Reproductive rights champions in the House finally removed regressive anti-choice policies that disproportionately harm women, girls, LGBTQ people and others who already face systemic barriers to equal health care, and which polls show are not supported by a majority of U.S. voters.
On the evening of July 28, the House of Representatives adopted a State Department, Foreign Operations and Related Programs Appropriations bill for fiscal year 2022 that includes a multitude of funding and policy provisions that would be tremendous advancements for global sexual and reproductive health rights (SRHR) if enacted into law.
Soon after he took office, President Biden committed to protect the sexual and reproductive health and rights of people living in the U.S. and abroad. But by removing the Hyde Amendment from his budget but leaving in the Helms Amendment, he kept only half of that promise.
On Monday, abortion justice nonprofit All* Above All launched a week-long campaign urging President Biden to submit his first budget without the Hyde Amendment and related abortion coverage bans. Within the U.S., the Hyde Amendment essentially bars federal abortion coverage through Medicaid. Proposed as a response to Roe v. Wade, Hyde is known for its devastating impact on millions of low-income women and families.
A coalition of over 140 reproductive rights and health care advocates has called on President Biden to mitigate the harm caused by the over-implementation of US foreign aid restrictions, especially the 50-year-old Helms Amendment, that has limited women’s access to and information about abortion overseas.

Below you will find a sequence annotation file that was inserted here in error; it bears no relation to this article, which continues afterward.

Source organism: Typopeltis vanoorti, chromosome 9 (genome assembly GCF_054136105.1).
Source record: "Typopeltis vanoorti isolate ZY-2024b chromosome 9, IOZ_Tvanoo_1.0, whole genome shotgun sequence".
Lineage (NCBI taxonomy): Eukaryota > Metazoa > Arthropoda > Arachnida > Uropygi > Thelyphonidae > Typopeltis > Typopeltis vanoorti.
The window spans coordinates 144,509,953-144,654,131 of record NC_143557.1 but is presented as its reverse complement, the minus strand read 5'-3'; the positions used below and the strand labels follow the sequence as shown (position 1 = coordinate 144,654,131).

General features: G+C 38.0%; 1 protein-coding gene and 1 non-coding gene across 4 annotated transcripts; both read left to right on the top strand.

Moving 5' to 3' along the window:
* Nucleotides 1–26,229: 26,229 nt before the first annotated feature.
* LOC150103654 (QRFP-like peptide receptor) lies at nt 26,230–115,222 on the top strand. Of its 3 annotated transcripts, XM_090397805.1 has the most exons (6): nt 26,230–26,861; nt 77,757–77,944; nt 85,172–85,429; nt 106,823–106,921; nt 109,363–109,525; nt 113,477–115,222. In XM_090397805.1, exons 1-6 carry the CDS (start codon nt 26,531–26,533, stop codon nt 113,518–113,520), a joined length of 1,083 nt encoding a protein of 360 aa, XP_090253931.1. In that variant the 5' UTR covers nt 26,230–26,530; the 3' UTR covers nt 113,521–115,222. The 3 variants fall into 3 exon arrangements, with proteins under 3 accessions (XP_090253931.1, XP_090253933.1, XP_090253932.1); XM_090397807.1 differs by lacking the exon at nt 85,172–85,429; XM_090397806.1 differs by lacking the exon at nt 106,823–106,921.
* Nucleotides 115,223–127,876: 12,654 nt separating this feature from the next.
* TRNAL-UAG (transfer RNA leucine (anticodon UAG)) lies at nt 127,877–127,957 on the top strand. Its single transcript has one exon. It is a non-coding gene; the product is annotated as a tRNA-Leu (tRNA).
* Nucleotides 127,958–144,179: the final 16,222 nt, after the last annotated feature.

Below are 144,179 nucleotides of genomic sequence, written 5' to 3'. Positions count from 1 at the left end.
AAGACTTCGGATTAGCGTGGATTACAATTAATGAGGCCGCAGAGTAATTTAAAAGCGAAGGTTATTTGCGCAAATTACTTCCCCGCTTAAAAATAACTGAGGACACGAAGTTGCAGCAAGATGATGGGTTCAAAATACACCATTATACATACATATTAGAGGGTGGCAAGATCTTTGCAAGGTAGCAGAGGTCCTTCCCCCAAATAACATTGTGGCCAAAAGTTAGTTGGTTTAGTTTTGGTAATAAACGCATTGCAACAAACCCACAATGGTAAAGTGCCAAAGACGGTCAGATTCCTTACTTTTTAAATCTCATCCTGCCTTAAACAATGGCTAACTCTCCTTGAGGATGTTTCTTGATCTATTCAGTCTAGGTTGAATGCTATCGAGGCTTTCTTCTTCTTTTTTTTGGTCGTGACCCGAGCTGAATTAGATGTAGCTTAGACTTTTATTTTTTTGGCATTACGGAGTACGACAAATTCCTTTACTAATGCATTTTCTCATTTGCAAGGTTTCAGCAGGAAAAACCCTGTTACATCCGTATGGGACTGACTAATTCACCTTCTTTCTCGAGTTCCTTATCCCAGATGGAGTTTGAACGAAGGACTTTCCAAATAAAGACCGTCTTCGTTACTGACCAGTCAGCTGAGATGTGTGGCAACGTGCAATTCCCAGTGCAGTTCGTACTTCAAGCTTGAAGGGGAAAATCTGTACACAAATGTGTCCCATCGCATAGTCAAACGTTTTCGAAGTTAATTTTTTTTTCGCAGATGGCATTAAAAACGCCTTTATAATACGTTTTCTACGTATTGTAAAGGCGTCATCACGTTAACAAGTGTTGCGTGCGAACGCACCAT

“Abortion Helpline, This is Lisa” paints a harrowing picture of life under the Hyde Amendment; after dipping into rent and food money, asking everyone in their life for money, and calling strangers at a fund, a person may still not end up with enough to exercise their legal right to an abortion.
Enacting the Equal Access to Abortion in Health Care (EACH) Act would ensure no one ever suffers—as Rosie Jimenez and her family did—again.
Each year since 1976, anti-abortion politicians in Congress have passed the Hyde Amendment, barring coverage of abortion health care in federal insurance programs, including Medicaid—but that may soon change.
After more than four decades of work, there is unprecedented momentum to end the Hyde Amendment. And today, we are one step closer with the introduction of the EACH Act by U.S. Representatives Barbara Lee, Ayanna Pressley, Diana DeGette, Jan Schakowsky, and U.S. Senators Tammy Duckworth, Mazie Hirono and Patty Murray.
The EACH Act would reverse the Hyde Amendment, ensuring anyone who gets their insurance through Medicaid or other federal insurance will be covered for abortion and other pregnancy-related care.
A recent study from Guttmacher Institute found that while almost 60 percent of women who may seek an abortion are located in U.S. states that are hostile to abortion rights, only 26 percent of abortion facilities fall within these states.